The existing situation cries out for answers as to how funding decisions are made at both lower and higher levels. In particular as a Canadian example, we might ask why fundamental science total funding in the Canadian Natural Science and Engineering Research Council (NSERC) has not changed since 2007 (https://can-acn.org/science-funding-in-canada-statistics/). The average research grant in Canada in the NSERC Ecology and Evolution Panel was $39K in 2016 and $37K in 2021. Lest we ecologists feel persecuted, in the Canadian Institutes of Health Research (CIHR) funding for basic biomedical research has not changed since 2006. The trends in these numbers are important because someone at the higher levels of making decisions on funding basic science at least in Canada has decided that basic science is not “important”, so that even though we are moving into catastrophic global predictions from climate change and biodiversity loss, basic science funding does not increase in real dollars. I am not sure whether other countries have a similar issue, but the same problem can be seen in many governments in decisions about funding for the basic sciences.

The bottom line is that there are continuing important issues in funding basic science, from biases at the committee level in evaluating individual research grants all the way to the much larger issue of who at the top of the decision pile allocates funds for national and local scientific priorities. If scientific research is about excellence, we have much left to do to achieve appropriate funding in Canada and elsewhere.

Aagaard, K., Kladakis, A., and Nielsen, M.W. (2020). Concentration or dispersal of research funding? Quantitative Science Studies 1, 117-149. doi: 10.1162/qss_a_00002.

De Peuter, S. and Conix, S. (2021). The modified lottery: Formalizing the intrinsic randomness of research funding. Accountability in Research 1-22. doi: 10.1080/08989621.2021.1927727

Ferreira, C. et al. (2016). The evolution of peer review as a basis for scientific publication: directional selection towards a robust discipline? Biological Reviews 91, 597-610. doi: 10.1111/brv.12185

Murray, D.L., Morris, D., Lavoie, C., Leavitt, P.R., and MacIsaac, H. (2016). Bias in research grant evaluation has dire consequences for small universities. PLoS ONE 11, e0155876. doi: 10.1371/journal.pone.0155876.

Why Ecology Fails to Prosper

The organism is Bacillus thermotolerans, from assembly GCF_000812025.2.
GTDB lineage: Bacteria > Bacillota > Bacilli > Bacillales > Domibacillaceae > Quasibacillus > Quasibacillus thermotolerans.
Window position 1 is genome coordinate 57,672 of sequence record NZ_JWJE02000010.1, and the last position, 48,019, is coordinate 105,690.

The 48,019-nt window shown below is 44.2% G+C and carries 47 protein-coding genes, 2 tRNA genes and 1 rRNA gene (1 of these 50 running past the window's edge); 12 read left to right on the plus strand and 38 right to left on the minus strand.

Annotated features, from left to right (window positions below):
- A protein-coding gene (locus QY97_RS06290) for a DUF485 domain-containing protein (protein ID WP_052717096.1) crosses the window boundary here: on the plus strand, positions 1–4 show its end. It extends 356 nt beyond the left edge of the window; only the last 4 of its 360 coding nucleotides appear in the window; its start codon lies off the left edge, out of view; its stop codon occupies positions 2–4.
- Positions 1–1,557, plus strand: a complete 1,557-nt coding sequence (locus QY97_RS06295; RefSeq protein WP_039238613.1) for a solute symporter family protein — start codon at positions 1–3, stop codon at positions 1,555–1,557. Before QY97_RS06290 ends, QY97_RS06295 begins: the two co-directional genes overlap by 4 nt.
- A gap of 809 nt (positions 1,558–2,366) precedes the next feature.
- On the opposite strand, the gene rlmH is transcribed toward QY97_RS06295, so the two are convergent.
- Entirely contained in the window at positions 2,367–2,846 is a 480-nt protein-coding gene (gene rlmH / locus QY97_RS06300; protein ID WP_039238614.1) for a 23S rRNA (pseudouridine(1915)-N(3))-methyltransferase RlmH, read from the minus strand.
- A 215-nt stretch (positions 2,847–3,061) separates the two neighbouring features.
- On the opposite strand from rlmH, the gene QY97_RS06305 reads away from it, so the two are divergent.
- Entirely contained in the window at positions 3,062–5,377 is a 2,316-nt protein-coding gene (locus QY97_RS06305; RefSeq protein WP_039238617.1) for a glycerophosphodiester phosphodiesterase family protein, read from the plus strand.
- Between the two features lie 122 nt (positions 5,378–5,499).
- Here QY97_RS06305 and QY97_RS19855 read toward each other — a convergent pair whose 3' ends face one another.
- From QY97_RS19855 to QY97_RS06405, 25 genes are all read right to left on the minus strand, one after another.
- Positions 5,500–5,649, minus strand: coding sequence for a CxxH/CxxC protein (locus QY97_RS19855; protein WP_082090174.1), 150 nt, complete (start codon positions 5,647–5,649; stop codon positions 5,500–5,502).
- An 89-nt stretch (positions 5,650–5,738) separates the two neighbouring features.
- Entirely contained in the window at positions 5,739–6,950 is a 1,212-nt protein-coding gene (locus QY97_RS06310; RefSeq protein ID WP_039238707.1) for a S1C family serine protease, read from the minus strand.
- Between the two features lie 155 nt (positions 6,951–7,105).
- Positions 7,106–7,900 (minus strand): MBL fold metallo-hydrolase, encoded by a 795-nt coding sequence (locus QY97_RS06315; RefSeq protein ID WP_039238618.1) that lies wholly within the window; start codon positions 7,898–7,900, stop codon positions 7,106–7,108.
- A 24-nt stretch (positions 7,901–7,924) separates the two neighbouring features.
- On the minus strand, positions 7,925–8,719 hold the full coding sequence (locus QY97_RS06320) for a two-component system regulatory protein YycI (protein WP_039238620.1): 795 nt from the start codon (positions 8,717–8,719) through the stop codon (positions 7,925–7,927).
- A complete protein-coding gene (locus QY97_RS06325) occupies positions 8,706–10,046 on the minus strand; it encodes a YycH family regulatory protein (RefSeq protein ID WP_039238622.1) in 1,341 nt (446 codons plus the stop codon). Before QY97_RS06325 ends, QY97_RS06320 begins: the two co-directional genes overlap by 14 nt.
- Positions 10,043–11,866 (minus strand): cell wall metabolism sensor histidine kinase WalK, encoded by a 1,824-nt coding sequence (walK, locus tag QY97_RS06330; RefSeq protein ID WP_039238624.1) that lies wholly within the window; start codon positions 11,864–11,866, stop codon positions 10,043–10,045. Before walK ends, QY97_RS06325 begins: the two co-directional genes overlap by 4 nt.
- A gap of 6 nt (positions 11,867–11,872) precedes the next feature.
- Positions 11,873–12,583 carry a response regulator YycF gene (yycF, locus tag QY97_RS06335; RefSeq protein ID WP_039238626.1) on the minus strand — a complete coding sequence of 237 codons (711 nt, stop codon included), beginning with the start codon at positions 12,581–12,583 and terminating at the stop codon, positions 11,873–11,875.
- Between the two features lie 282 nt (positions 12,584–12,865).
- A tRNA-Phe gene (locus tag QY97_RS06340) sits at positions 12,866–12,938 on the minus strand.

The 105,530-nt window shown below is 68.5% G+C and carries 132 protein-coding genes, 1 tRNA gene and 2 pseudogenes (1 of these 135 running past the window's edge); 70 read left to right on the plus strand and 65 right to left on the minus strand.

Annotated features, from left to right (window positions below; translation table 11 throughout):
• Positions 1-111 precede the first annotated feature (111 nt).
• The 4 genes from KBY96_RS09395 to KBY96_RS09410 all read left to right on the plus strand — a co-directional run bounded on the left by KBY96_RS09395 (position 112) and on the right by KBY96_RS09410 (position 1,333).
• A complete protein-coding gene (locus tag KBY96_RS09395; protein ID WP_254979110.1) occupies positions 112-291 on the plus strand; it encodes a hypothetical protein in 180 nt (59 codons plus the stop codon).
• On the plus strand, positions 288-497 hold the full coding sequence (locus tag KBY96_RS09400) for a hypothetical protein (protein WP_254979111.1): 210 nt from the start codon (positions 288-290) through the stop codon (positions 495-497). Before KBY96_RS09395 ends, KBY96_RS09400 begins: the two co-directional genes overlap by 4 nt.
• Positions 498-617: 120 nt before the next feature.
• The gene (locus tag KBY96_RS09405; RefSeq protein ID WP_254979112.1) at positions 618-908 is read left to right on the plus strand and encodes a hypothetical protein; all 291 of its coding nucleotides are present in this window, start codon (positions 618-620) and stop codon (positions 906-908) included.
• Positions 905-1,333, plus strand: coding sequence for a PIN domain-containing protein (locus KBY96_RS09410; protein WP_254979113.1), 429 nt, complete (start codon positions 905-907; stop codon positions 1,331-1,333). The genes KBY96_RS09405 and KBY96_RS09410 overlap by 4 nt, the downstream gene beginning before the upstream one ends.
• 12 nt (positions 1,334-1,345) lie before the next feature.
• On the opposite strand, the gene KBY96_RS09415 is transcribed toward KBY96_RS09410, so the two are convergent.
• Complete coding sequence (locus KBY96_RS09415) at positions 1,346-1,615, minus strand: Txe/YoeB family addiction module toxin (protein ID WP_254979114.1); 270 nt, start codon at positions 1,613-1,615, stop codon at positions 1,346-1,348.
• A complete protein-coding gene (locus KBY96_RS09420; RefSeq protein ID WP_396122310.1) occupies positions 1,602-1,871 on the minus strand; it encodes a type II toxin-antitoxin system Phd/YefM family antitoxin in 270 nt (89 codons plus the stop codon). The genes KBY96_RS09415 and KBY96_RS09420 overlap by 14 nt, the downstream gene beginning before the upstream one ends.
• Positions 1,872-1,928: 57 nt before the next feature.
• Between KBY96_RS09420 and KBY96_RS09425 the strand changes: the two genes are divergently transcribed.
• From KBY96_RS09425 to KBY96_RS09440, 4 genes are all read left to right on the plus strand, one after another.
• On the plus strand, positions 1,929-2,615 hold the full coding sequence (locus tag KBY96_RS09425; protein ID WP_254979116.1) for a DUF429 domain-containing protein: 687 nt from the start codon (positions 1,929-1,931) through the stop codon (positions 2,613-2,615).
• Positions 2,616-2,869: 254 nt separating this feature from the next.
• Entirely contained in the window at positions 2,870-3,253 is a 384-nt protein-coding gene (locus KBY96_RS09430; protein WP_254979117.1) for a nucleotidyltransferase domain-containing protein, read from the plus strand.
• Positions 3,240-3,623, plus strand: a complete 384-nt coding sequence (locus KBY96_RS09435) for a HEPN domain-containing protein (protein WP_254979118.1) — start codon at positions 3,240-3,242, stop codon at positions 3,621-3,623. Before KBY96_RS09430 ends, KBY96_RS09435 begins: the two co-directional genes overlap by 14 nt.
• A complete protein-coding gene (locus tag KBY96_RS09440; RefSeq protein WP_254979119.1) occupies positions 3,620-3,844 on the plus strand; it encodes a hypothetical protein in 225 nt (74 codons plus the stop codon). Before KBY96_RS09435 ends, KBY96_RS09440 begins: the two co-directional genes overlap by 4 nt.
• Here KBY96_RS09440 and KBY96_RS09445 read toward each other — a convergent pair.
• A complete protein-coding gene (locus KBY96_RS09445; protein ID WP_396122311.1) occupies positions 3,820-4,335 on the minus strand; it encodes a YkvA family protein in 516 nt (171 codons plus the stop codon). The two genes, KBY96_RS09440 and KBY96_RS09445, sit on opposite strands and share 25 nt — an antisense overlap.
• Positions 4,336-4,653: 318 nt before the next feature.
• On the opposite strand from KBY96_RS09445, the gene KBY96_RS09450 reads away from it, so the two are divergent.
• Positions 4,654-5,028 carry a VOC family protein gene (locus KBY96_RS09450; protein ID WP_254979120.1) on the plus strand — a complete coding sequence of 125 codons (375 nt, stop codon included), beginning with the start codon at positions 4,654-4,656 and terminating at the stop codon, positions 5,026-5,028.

The general science of Ecology has changed dramatically during the last 60 years and my perception is that at present it is failing its critical role in developing science for the good of the Earth. I ask here if this pessimistic view is correct, why that might be, and if it is possible to change our trajectory. Every science must focus on major problems and these problems are too often lost as time progresses. The causes of these changes are rarely due to the competence of the scientists involved and more typically are found in the social milieu.  

The most obvious problem is science funding. You will appreciate that some sciences are funded very extravagantly and others very poorly. It is a decision of most societies that the sciences of medicine, economics and law are the kings of the hill. More funding probably flows to medical science than to all the other sciences combined. You can argue that this is what should occur, since humans are the most dominant and most important species in the Earth’s ecosystems. The confound here is the ethical one – are the poor of the world to be helped or not? Such a question seems outrageous, but just look at the distribution of Covid vaccines at different countries around the world. Economics is a strange bedfellow of medicine in the apparent view of society and its governments. The result is that there are more economists in the world today than non-medical scientists. We will not change this in our day.

The sciences that are most highly regarded are those that achieve two goals: first, rapid developments that improve our wealth, economic, and social goals, and second, developments that enable Earth as a planet to be exploited for human welfare. The physical sciences and engineering permit us to travel quickly, to fight wars against our enemies, and as a spinoff provide us with better automobiles and kitchen appliances. Geology helps us to find oil, iron ore, and lithium while it maps the Earth to help us understand its history. Zoology and Botany are different. They are supported strongly when they interface with the medical sciences and agriculture at a very practical level but otherwise are low in the funding order.